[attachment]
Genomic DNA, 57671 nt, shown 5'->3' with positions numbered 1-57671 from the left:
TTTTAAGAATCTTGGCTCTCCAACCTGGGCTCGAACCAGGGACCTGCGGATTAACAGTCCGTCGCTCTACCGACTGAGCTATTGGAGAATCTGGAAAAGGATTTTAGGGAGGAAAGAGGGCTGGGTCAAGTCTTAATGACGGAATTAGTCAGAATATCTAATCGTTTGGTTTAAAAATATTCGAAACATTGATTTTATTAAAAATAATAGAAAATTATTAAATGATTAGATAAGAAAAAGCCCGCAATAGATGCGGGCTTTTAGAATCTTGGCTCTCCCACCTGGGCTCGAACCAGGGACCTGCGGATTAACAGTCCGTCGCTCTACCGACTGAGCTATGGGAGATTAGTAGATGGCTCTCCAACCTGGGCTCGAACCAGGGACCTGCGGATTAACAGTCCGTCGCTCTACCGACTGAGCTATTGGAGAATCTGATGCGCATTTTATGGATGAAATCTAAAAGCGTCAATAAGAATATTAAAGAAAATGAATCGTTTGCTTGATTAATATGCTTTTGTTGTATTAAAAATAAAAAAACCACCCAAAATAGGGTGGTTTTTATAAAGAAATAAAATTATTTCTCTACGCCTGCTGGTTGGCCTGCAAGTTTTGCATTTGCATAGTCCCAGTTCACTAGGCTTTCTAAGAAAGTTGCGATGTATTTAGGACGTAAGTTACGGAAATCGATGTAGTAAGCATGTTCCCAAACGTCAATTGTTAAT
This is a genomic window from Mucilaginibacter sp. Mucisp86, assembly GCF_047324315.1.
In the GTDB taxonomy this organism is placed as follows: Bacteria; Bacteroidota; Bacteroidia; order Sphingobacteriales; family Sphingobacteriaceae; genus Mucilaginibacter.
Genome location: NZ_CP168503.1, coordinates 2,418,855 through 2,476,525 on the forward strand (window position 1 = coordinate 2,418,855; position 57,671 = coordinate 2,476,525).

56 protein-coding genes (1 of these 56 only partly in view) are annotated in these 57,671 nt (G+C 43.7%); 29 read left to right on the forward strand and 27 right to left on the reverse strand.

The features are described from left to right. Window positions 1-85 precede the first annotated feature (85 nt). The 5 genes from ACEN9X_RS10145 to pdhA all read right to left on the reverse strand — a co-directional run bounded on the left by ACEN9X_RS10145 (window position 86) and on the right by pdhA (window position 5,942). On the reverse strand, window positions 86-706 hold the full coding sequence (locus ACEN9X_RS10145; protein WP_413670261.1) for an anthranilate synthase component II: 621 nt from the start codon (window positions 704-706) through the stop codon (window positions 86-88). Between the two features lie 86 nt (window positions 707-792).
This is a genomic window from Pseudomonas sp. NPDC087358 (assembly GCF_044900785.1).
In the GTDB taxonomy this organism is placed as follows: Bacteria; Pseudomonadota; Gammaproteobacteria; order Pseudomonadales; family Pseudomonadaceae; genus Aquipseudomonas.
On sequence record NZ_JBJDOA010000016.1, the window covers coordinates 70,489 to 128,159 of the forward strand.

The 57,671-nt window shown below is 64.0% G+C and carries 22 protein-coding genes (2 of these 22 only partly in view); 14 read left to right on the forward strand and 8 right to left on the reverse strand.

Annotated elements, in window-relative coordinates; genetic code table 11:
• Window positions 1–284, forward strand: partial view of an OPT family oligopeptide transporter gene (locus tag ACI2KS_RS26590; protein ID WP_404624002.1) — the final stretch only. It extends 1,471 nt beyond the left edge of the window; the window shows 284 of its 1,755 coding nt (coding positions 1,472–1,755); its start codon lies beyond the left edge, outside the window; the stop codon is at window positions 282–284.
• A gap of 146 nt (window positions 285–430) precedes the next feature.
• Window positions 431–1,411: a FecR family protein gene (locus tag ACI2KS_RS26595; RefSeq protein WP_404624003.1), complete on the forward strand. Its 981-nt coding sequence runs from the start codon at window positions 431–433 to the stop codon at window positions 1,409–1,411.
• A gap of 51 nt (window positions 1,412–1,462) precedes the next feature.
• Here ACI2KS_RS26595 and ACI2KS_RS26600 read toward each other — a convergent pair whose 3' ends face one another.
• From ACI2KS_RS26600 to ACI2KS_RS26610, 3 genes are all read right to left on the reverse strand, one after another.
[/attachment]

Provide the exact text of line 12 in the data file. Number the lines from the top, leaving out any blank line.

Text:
Annotated elements, in window-relative coordinates; genetic code table 11: